More names for Trump administration
MADISON, Wis. (AP) — President-elect Donald Trump pressed forward Friday with two more administration picks, as failed Green Party candidate Jill Stein took new steps to force recounts across key Midwestern battlegrounds that could complicate Trump’s push for national unity.
Stein, who earned little more than 1 percent of the national vote, formally requested a Wisconsin recount Friday afternoon, vowing to do the same in the coming days in Michigan and Pennsylvania. There is no evidence of election tampering in the states where Trump scored razor-thin victories, but Green Party spokesman George Martin insisted “the American public needs to have it investigated to make sure our votes count.”
“We’re doing this to ensure the integrity of our system,” he said.
Trump’s team ignored questions about the looming recounts. Set to assume the presidency in 55 days, he was focused instead on the daunting task of building an administration from scratch.
Gathered with family at his Mar-a-Lago Palm Beach estate for the holiday weekend, the incoming president made two senior-level staff appointments and scheduled meetings with several more prospective administration officials.
He tapped Fox News analyst Kathleen Troia “KT” McFarland to serve as deputy national security adviser and campaign attorney Donald McGahn as White House counsel. In a statement, Trump cited McFarland’s “tremendous experience and innate talent” and said McGhan “has a brilliant legal mind, excellent character and a deep understanding of constitutional law.”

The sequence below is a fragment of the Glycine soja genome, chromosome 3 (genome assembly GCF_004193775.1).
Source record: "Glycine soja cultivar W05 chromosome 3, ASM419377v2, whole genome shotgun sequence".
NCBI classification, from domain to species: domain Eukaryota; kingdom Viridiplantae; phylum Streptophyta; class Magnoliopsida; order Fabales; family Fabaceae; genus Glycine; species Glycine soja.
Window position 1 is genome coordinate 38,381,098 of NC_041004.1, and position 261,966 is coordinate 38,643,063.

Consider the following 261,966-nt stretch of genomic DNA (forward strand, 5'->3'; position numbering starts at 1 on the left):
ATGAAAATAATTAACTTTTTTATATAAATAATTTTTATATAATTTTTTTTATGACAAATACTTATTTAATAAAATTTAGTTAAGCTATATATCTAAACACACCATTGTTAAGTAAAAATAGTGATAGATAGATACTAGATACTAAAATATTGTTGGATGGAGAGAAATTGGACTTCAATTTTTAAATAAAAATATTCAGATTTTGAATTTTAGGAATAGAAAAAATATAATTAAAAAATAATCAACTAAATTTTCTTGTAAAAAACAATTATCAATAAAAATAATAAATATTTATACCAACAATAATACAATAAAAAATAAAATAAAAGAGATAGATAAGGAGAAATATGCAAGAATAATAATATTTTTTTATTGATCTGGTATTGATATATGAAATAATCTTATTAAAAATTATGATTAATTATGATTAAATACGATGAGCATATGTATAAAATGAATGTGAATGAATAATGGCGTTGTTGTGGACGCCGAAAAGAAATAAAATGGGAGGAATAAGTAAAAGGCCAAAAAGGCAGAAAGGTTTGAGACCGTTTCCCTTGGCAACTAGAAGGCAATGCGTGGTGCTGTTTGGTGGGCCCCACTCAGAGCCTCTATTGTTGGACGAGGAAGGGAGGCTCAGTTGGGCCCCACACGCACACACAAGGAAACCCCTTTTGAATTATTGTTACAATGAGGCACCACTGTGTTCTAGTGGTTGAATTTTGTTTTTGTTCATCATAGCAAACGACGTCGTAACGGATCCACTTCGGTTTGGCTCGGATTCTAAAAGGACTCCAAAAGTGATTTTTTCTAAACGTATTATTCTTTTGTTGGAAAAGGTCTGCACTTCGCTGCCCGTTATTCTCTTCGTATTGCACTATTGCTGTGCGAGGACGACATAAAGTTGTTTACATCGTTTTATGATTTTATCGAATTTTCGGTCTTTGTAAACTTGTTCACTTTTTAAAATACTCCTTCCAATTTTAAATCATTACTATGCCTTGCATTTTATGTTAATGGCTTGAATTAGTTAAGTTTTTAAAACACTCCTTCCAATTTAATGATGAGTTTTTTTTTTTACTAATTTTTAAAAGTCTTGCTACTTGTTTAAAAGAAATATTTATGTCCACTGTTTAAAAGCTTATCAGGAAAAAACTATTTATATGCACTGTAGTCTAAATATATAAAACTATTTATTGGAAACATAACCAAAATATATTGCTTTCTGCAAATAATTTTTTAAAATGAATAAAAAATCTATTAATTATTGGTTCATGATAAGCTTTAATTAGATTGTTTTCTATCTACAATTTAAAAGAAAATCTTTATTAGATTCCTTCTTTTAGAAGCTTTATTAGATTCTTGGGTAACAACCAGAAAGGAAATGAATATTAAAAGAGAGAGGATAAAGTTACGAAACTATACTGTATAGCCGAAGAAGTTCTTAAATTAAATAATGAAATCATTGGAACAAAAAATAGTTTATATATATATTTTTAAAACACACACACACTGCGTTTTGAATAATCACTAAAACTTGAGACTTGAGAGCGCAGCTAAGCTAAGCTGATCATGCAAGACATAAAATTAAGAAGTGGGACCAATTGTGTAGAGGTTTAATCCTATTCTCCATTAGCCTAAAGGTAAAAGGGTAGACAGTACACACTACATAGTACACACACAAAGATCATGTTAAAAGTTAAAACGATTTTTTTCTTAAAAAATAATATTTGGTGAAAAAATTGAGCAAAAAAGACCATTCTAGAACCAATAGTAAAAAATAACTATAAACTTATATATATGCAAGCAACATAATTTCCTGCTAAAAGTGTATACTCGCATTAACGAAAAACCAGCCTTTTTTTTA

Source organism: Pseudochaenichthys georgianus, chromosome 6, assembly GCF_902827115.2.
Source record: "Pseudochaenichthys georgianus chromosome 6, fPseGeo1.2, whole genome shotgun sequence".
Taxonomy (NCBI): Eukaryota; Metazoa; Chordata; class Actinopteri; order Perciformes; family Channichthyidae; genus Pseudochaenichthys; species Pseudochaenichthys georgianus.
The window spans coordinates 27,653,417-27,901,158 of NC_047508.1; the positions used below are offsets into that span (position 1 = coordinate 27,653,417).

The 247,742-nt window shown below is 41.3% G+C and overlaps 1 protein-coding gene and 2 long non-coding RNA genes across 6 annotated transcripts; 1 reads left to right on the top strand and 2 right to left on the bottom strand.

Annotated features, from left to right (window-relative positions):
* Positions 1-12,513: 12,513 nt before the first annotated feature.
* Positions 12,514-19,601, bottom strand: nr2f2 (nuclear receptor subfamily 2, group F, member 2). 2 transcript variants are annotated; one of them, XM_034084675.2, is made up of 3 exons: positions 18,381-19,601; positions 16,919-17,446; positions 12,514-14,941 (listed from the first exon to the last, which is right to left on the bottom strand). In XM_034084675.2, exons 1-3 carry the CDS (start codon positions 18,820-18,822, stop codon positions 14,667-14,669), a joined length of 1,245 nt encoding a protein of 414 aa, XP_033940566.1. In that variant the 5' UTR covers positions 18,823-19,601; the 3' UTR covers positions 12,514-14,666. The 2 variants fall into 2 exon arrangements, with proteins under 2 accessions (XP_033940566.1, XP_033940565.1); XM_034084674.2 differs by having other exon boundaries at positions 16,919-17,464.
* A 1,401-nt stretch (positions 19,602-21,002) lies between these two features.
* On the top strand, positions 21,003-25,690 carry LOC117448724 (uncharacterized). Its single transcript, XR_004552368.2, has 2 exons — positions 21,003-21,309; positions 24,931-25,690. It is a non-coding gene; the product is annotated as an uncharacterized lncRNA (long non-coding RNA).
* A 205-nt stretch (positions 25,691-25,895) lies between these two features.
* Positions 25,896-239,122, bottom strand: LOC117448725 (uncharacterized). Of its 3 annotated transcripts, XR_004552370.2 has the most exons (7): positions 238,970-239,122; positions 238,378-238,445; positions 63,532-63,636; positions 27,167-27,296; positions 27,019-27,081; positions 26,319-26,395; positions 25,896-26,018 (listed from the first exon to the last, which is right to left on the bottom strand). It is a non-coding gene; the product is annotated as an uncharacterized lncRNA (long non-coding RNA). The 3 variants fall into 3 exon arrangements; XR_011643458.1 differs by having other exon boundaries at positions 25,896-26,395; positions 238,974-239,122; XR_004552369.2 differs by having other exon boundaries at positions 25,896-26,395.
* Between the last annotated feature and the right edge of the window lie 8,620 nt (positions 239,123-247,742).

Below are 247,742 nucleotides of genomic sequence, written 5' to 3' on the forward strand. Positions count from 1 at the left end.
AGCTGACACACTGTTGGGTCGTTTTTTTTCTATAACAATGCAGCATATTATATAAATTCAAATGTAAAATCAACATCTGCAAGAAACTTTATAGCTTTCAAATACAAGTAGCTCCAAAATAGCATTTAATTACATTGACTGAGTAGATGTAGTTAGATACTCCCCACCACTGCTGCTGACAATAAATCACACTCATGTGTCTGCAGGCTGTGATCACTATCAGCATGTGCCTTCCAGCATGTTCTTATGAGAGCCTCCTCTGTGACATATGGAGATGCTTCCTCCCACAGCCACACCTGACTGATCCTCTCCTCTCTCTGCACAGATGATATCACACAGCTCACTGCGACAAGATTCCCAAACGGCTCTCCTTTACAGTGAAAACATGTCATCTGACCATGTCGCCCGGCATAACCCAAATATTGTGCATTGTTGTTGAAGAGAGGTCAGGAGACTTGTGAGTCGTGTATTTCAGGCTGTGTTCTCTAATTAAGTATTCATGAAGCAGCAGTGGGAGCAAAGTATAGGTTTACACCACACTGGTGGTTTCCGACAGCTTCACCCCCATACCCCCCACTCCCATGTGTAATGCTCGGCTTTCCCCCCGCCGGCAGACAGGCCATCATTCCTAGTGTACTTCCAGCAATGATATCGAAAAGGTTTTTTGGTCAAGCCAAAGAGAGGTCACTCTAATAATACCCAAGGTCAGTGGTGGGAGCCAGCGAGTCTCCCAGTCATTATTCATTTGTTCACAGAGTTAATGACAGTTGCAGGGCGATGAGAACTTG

Having faced criticism about the inexperience of his initial picks, Trump finds in McFarland someone who previously worked under three presidents, although none since Ronald Reagan. McGhan, a veteran Republican election lawyer, served as Trump’s attorney during the campaign.
Neither position requires Senate confirmation.
Trump transition spokesman Sean Spicer said the president-elect scheduled Monday meetings with eight more prospective administration hires, a group that includes several business leaders, Pennsylvania Rep. Lou Barletta, and David Clarke, the Wisconsin sheriff who is an aggressive opponent of the Black Lives Matter movement.
Facing external pressure from Stein, there also were signs of internal discord within the president-elect’s small inner circle as Trump weighed his choices for secretary of state.
The options for the nation’s chief diplomat include former New York City Mayor Rudy Giuliani, who lacks foreign policy experience but was intensely loyal to Trump, and 2012 Republican presidential nominee Mitt Romney, who aggressively opposed Trump’s candidacy but is largely regarded as more qualified.